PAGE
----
COMPANY OF FREEMASONS IN LONDON Editor's Note: This article by Brother Harry M. Furniss, of Prince of Wales Lodge No. 100, is the sixth that has appeared in the Bulletin. The last was in June 1974.
About the middle of the fourteenth century, the haphazard group of tradesmen in England which had been known as guilds began to be reconstituted under the name Livery Companies.
Parliament decreed in 1355 that all artificers and "people of mysteries" should choose a trade and stick with it. A list dated 1364 shows 32 companies, such as Tailors, Glovers, Armorers, and Goldsmiths. Sixteen years later there were 48 companies lised, the seventeenth of which was the Company of Freemasons and the thirty-fourth the Company of Masons.
The Freemasons Company was apparently a small group, sending only two members to the common council; the Masons Company sent four members. The constitutions and government of these companies was closely framed after the earlier guilds.
Many of these companies had their own distinctive dress, or livery. The world livery is thought to have originally meant the clothing deliverd by the tradesman to his master. In time, however, the companies adopted distinctive dress which they called livery. To be admitted to membership in a company was "to have the clothing."
Livery of these early Masons was black dress, white gloves and apron, the style to which we still adhere. (Dress of course, means "suit" in our
terms.) Even today Freemasons may not enter the lodge or join in its labors unless "properly clothed" which means white gloves, white apron and the jewel of rank. The gloves, the Historian Mackey noted regretfully, are now often dispensed with, except on public occasion.
On the Continent, at this time, the historian Lenning recorded that the clothing of a Freemason consisted of apron, gloves, sword and hat. At one point, in England, the symbolic clothing of a Master Mason was said to be a skull cap and jacket of yellow, the trousers of blue, apparently an allusion ot the brass top and steel legs of a pair of compasses. This was later changed to "the old colors" of purple, crimson and blue which were connected with royalty.
Mackey, in his "Encyclopedia" stuck to simplicity, however, and said blundly that "the actual dress of a Master Mason was a full suit of black, with white neck-cloth, apron, gloves and stockings; the buckles being of silver and the jewels being suspended from a white ribbon by way of the collar."
The fact that medieval Masons wore a particular dress when at work, which was the same in all countries, is evident from manuscripts from the tenth century onwards. The French Statute of Ex-communiction of 1326 tried to outlaw groups wearing similar dress, but achieved little.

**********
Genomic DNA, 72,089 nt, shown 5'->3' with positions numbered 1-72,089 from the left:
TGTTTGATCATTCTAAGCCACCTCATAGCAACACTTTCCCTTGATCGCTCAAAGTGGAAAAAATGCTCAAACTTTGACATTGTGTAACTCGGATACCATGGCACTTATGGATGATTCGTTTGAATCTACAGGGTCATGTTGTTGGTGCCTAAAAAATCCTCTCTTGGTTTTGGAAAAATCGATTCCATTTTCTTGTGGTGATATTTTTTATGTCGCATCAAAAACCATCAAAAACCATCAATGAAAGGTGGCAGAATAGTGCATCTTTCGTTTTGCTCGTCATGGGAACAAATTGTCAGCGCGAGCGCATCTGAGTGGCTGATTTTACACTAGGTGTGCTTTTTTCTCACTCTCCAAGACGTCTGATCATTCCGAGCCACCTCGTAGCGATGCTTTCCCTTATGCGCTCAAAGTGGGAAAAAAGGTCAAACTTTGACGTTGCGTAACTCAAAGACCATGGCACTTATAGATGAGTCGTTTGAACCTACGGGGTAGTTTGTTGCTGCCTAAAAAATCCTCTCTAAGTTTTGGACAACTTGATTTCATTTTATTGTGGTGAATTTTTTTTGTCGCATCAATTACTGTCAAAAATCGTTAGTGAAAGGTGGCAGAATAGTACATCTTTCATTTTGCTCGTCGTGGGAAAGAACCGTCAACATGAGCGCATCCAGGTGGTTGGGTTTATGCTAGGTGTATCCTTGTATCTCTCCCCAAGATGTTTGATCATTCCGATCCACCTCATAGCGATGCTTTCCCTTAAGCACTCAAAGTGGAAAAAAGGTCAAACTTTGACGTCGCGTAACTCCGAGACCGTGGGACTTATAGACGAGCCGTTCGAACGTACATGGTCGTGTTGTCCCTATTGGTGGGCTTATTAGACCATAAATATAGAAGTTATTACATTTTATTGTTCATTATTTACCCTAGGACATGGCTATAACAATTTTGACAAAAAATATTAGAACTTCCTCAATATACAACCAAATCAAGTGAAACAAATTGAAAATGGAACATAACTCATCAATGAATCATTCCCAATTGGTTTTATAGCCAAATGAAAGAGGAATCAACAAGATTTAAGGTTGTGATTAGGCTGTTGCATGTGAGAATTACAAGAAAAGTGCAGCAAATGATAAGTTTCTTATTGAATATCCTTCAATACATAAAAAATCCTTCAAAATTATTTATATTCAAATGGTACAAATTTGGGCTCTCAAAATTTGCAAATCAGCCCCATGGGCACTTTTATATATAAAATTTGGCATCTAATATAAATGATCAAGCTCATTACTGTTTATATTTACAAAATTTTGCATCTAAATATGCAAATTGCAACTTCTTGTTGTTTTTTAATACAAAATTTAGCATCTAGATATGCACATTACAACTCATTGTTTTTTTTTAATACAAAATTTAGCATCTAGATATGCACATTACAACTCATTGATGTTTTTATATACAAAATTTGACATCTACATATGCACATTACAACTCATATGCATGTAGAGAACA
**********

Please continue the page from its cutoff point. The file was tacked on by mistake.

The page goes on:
The writer Chiswell, in New View of London, printed in 1708, said that "the Masons Company was incorporatd about 1410 having been called the Free Masons, a fraternity of great account, who have been honored by several Kings, and very many of the Nobility and Gentry being of their Society. They are governed by a Master, two Wardens, 25 assistants and there are 65 on Livery."
In spite of this popularity among the "Gentry", the Masons were never one of the 12 great Livery Companies like the Mercers, Grocers, Fishmongers, Skinners or Vintners, but remained a "minor company."
However, Masons had amorial arms, said to have been confirmed by Henry VIII in 1521. These can be seen in the British Museum and they show a silver or white scalloped chevron, between three white castles with black doors and windows on a black field, and on the chevron a pair of compasses of a black color. These arms are said to have been adopted by the first English Grand Lodge in 1717.
The two original London groups of Masons eventually merged under the name Company of Masons. Mackey advanced the opinion in his "History of Freemasonry" that the Company of Freemasons must have been the English branch of the travelling Freemasons who spread over the whole of Europe. The Company of Masons, he therefore felt, would have been a group of local Masons formed into a simple guild such as the grocers, tailors and the painters.
The fact there were two groups at one time explains divergencies in early manuscripts. Unfortunately these early records are all copies; no originals have been found.
A poem written by Halliwell between 1350 and 1400, and judged authentic by experts, leaves no doubt that Masons met in those days on spedcified occasions and under certain rules and regulations, in a body which they called the congregation or assembly.
Other manuscripts confirm this, adding that Masters and Fellows within 50 miles must attend or have a very good excuse, escpecially those who had acted so as to deserve reproof.
The fact that due notice was required to be given suggests that the meeetings were held at irregular periods, and that there was some overall authority with power to call these meetings. The object of the asemblies was to pass judgement on members who had broken the rules of hte craft. About the middle of the seventeenth century, these assemblies became annual.
From various sources we can gain a small insight into the life of a Mason in those days. There is a record of a contract made in 1439 between the Abbot of St. Edmundsbury and John Wood for repairs to the "great tower". The insructions were to give Wood, a Master Mason, "board for himself as a gentleman and his servant as a yeoman, and two robes, one for himself after a gentleman's livery."
One hundred years later, in 1550, the historian Froude recorded that English journeyman Masons earned sixpence a day. Beef then sold at halfpence a pound and strong ale, as potent as wine, was only a penny a gallon. Thus daily take-home pay would either buy 12 pounds of beef or six gallons of the best, sufficient for quite a grand lifestyle!
Published in MASONIC BULLETIN, B.C.R.; February, 1975.
Submitted by D. Roy Murray, PDDGM